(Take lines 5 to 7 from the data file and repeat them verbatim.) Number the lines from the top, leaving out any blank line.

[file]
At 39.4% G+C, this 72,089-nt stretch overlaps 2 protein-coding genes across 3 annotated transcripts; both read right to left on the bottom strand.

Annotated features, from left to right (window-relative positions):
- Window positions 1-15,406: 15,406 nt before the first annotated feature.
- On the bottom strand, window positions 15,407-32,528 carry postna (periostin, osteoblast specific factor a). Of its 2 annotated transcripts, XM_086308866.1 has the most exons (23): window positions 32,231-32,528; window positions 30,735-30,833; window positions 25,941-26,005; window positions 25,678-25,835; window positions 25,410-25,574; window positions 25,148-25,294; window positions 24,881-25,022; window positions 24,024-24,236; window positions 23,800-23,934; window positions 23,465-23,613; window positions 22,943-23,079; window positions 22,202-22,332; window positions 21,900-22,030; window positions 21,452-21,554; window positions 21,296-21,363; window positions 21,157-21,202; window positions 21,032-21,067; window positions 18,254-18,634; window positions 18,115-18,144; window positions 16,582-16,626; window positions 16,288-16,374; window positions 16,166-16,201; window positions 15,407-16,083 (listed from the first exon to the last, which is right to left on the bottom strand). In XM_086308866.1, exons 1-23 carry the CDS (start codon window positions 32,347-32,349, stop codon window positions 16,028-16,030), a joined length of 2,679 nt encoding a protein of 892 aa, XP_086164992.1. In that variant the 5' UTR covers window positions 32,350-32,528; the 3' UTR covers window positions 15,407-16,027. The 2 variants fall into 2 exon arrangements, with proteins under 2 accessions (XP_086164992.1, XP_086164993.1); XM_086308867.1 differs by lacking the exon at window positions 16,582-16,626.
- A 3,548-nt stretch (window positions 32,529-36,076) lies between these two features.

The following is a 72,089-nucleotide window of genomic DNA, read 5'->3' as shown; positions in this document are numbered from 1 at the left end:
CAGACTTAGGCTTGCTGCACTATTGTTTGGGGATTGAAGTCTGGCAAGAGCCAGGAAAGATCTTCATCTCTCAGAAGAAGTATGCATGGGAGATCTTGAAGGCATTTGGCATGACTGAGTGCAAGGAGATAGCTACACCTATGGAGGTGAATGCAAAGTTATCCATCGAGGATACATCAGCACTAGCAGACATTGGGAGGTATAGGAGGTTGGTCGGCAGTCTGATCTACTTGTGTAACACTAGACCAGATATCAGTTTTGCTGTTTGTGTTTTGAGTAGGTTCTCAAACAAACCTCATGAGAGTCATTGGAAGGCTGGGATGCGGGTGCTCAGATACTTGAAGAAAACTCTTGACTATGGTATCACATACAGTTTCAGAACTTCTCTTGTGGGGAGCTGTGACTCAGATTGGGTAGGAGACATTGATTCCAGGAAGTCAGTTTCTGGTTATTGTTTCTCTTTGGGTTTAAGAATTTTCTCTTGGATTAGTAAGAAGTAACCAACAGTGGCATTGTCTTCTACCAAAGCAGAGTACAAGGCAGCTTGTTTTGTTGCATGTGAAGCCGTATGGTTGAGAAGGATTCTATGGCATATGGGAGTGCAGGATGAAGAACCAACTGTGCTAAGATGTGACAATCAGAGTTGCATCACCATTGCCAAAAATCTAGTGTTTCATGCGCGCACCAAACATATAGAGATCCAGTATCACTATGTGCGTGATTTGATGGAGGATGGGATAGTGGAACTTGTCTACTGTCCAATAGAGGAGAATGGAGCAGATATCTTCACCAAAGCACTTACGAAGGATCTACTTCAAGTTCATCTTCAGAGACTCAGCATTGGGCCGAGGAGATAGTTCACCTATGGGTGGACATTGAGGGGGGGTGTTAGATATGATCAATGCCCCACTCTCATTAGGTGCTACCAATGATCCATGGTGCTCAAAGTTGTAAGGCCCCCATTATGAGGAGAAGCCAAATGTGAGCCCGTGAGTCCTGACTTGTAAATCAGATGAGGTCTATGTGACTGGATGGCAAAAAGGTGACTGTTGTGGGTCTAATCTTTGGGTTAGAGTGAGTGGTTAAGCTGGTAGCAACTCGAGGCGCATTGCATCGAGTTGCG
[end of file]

- A 3,548-nt stretch (window positions 32,529-36,076) lies between these two features.

The following is a 72,089-nucleotide window of genomic DNA, read 5'->3' as shown; positions in this document are numbered from 1 at the left end:
CAGACTTAGGCTTGCTGCACTATTGTTTGGGGATTGAAGTCTGGCAAGAGCCAGGAAAGATCTTCATCTCTCAGAAGAAGTATGCATGGGAGATCTTGAAGGCATTTGGCATGACTGAGTGCAAGGAGATAGCTACACCTATGGAGGTGAATGCAAAGTTATCCATCGAGGATACATCAGCACTAGCAGACATTGGGAGGTATAGGAGGTTGGTCGGCAGTCTGATCTACTTGTGTAACACTAGACCAGATATCAGTTTTGCTGTTTGTGTTTTGAGTAGGTTCTCAAACAAACCTCATGAGAGTCATTGGAAGGCTGGGATGCGGGTGCTCAGATACTTGAAGAAAACTCTTGACTATGGTATCACATACAGTTTCAGAACTTCTCTTGTGGGGAGCTGTGACTCAGATTGGGTAGGAGACATTGATTCCAGGAAGTCAGTTTCTGGTTATTGTTTCTCTTTGGGTTTAAGAATTTTCTCTTGGATTAGTAAGAAGTAACCAACAGTGGCATTGTCTTCTACCAAAGCAGAGTACAAGGCAGCTTGTTTTGTTGCATGTGAAGCCGTATGGTTGAGAAGGATTCTATGGCATATGGGAGTGCAGGATGAAGAACCAACTGTGCTAAGATGTGACAATCAGAGTTGCATCACCATTGCCAAAAATCTAGTGTTTCATGCGCGCACCAAACATATAGAGATCCAGTATCACTATGTGCGTGATTTGATGGAGGATGGGATAGTGGAACTTGTCTACTGTCCAATAGAGGAGAATGGAGCAGATATCTTCACCAAAGCACTTACGAAGGATCTACTTCAAGTTCATCTTCAGAGACTCAGCATTGGGCCGAGGAGATAGTTCACCTATGGGTGGACATTGAGGGGGGGTGTTAGATATGATCAATGCCCCACTCTCATTAGGTGCTACCAATGATCCATGGTGCTCAAAGTTGTAAGGCCCCCATTATGAGGAGAAGCCAAATGTGAGCCCGTGAGTCCTGACTTGTAAATCAGATGAGGTCTATGTGACTGGATGGCAAAAAGGTGACTGTTGTGGGTCTAATCTTTGGGTTAGAGTGAGTGGTTAAGCTGGTAGCAACTCGAGGCGCATTGCATCGAGTTGCG